Universities in England will have to compete against each other and private providers for a quarter of their student places Ministers warned last month.
UK Universities Minister David Willetts has published plans to increase market forces in higher education in England.
Promising to put “students in the driving seat”, he also announced there would be 20,000 places reserved for degrees with fees of less than £7,500.
In the higher education White Paper, a controversial plan to create extra places for privately-funded individuals has also resurfaced – on the basis that it will be restricted to those sponsored by a business or a charity.
Mr Willetts said the reform package would “open up the system” and “put power where it belongs – in the hands of students”.
The White Paper, called Students at the Heart of the System, details plans to make universities bid for a proportion of their places – a higher proportion than had been anticipated.
This raises the prospect that while some universities will expand, others will lose student places.
Mr Willetts said that no government could offer a guarantee that courses or even institutions might not close as a result.
This proportion of universities bidding for places is “just the start”, said Mr Willetts. “We want to extend the system so more places are contestable.”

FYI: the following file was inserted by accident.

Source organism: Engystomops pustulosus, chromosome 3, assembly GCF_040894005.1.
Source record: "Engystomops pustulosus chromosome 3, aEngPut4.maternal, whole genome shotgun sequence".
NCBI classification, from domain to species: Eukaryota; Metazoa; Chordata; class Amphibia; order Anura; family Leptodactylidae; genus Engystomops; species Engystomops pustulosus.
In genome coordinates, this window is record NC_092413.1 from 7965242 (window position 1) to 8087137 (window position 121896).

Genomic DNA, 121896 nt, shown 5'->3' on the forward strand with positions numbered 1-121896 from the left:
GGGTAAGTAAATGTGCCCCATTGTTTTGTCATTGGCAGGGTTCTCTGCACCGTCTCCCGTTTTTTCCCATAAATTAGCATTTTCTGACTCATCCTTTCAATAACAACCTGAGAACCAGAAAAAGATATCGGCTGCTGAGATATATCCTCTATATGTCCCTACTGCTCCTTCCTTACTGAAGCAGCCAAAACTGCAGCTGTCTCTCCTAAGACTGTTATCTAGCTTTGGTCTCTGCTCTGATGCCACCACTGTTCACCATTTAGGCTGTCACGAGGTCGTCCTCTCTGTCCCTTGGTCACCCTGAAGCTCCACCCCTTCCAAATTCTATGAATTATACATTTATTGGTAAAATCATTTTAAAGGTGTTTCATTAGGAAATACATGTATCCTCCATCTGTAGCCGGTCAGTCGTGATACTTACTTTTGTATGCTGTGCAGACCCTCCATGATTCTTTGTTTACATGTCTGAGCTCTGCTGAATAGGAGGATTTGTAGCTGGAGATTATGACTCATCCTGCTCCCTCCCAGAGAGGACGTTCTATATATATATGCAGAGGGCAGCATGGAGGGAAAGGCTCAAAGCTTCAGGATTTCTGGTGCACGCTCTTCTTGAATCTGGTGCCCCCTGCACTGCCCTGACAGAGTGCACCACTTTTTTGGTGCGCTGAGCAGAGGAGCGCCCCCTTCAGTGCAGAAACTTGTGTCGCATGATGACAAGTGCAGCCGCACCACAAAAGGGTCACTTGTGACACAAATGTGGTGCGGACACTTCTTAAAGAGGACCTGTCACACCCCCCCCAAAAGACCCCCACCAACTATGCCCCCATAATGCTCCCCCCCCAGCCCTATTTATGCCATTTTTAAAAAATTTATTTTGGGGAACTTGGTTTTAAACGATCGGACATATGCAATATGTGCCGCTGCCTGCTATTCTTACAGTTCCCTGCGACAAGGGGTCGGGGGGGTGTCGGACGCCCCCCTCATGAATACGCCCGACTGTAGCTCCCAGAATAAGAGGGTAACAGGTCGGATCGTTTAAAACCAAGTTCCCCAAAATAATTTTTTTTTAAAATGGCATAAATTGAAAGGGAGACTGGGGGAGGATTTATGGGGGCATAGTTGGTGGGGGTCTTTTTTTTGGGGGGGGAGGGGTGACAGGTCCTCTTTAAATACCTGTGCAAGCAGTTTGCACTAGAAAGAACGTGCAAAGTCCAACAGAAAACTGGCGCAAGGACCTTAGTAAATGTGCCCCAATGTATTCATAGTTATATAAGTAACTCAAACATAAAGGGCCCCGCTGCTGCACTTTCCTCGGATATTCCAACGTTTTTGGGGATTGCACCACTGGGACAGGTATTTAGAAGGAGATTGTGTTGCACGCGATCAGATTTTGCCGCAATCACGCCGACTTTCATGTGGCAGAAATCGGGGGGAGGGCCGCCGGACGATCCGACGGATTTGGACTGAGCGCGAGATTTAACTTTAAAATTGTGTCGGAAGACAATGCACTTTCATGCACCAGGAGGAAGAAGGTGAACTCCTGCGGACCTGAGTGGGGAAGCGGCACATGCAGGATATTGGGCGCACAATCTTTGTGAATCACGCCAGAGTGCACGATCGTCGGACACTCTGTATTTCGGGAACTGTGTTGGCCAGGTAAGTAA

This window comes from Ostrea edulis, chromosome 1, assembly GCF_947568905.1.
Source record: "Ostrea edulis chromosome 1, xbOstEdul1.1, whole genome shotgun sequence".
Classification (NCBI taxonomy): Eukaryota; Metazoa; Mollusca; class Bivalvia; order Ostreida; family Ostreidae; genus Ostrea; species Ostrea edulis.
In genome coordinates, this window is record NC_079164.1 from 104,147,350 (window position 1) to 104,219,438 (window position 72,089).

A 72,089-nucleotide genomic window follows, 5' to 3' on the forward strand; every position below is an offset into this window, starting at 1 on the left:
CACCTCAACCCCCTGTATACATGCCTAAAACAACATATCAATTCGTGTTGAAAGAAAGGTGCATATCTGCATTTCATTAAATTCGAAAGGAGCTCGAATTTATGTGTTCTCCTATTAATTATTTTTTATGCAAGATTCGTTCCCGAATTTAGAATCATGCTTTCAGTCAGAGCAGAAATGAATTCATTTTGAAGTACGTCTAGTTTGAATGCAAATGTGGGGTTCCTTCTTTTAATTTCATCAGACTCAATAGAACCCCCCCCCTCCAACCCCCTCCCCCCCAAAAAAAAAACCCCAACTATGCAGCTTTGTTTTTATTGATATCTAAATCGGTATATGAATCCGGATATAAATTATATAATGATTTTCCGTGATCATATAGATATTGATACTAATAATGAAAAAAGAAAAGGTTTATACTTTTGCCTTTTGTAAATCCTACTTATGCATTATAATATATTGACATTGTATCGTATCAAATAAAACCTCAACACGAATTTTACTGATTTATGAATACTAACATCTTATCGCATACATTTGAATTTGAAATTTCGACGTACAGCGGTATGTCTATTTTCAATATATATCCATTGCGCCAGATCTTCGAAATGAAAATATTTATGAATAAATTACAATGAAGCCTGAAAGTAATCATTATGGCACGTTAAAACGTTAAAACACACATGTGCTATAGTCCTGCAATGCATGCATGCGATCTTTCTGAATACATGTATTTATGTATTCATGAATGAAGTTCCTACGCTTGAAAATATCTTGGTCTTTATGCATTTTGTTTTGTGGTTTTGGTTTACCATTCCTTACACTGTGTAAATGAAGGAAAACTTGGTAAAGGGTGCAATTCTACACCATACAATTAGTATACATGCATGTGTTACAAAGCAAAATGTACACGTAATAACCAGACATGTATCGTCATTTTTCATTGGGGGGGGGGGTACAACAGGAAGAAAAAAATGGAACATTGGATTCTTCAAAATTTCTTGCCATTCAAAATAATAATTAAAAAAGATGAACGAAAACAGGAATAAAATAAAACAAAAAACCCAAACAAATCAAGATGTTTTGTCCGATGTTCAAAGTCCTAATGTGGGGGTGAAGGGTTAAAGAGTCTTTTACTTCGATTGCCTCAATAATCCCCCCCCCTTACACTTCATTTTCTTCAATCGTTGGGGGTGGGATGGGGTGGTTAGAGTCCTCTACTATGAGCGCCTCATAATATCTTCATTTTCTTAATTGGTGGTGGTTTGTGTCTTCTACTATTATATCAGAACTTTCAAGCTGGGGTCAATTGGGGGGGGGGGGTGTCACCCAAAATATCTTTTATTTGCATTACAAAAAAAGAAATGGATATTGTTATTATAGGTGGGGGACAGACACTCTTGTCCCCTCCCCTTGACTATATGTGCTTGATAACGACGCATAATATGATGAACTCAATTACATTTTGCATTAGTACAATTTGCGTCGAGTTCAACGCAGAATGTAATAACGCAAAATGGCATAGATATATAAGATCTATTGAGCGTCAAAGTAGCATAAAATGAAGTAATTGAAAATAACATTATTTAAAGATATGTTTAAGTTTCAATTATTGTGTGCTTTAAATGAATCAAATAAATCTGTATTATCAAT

From 2012, universities will be able to offer unlimited places for students achieving AAB grades at A-level or better – regardless of the total student quotas they have been allocated.
This will encourage top universities to compete for the 65,000 students each year who attain these grades.
The White Paper also promises to reduce barriers to private providers entering higher education.
Lecturers attacked the proposals as an attempt by the government to recover from having lost control of fee levels.
“Trying to force down the cost of a degree after the government got its sums wrong will not solve the funding crisis it created,” said Sally Hunt, leader of the University and College Union. Source: BBC
The battle ensuing for home based students between private and government funded universities will inevitably result in many students choosing the cheaper option.
Private colleges can already provide degree and masters courses at lower fess, over a two (rather than the three ‘six months working years’ it takes at most Universities) year period and with more one-to-one tuition.
The loss of large numbers of home based students at a time when foreign students are increasingly turning to other countries due to changes in the Immigration Rules (Tier 4 Rule Changes, Tier 2, scrapping of Post Study Work Visa etc), will hit some Universities hard.
Universities will have to work much harder to attract international students as countries like Australia and Canada compete for their billions.
The UK is currently the second most popular destination for international students, after the US, but it remains to see how long it will retain this position following the coalition government’s pledge to slash the number of students and migrants coming into the country.
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